The happiness of this life is ruined even by our own passions

October 18, 2021 • 3 min

From The Sinner’s Guide, page 296
By Venerable Louis of Granada

Man’s irregular appetites and passions are another and inexhaustible source of afflictions.

What, in fact, can you expect from immoderate affections, inordinate sorrow, groundless fears, uncertain hopes, unreasonable solicitude, but violent shocks and continual anxieties which take from man all freedom and peace of heart? Living in the midst of tumult, he scarcely ever prays, he knows not the sweets of repose.

From man himself, from his uncontrolled appetites, spring all these miseries. Judge, then, what happiness is possible under such conditions.

Were there only bodily sufferings to harass us we would not have so much reason to fear. But the world is full of dangers that are far more terrible, because they menace the soul. Of these the prophet spoke when he said: “He shall rain snares upon sinners.” [Ps. x. 7.] How numerous must be these snares which the holy king compares to drops of rain!

He expressly tells us that they shall rain upon sinners, for they are so indifferent in watching over their hearts and guarding their senses, so careless in avoiding the occasions of sin or providing themselves with spiritual remedies, that they rush into the very midst of the flames of the world, and therefore cannot but encounter a thousand dangers.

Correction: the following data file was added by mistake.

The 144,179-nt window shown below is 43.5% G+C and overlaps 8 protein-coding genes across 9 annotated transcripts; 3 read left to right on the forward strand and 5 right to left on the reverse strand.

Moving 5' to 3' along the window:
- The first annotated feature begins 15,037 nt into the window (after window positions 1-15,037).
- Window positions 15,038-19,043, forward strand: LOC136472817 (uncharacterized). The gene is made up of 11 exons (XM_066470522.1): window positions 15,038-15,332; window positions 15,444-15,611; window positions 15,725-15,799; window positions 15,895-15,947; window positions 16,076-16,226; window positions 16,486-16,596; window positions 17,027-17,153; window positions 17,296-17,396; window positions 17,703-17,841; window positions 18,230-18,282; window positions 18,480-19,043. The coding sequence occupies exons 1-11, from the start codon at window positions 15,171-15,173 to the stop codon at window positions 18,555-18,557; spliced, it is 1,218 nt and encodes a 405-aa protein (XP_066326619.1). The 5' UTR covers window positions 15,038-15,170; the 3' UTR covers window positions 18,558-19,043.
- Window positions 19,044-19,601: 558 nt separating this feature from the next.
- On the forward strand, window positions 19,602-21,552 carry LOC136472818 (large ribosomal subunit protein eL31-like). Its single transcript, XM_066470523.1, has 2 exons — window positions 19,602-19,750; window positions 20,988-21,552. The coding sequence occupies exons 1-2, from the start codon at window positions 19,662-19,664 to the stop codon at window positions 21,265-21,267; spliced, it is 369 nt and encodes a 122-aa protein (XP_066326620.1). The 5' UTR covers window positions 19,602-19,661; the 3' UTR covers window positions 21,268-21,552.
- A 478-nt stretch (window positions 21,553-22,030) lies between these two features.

Snares exist for them everywhere—in youth, in old age; in riches, in poverty; in honor, in dishonor; in society, in solitude; in adversity, in prosperity; in the eyes, in the tongue, in all the senses.

Were God to enlighten us as he did St. Anthony, we would see the world covered with snares like a network, and we would exclaim with the holy solitary: Who, O Lord! can avoid all these? Behold the cause of the destruction of the many souls who daily perish!

St. Bernard said with tears that there was hardly one ship out of ten lost on the sea, but on the ocean of life there is hardly one soul saved out of ten.

Who, then, will not tremble in the midst of so many perils? Who will not seek to avoid the treacherous snares of this world? Who will venture to go unarmed into the midst of so many enemies? Who will not fly from this Egypt, from this Babylon, from the flames of this Sodom and Gomorrha?

“Can a man,” says Solomon, “hide fire in his bosom, and his garments not burn? Or can he walk upon hot coals, and his feet not be burnt?” [Prov. vi. 27, 28.]

“He that toucheth pitch shall be defiled with it, and he that hath fellowship with the proud shall put on pride.” [Ecclus. xiii. 1.]

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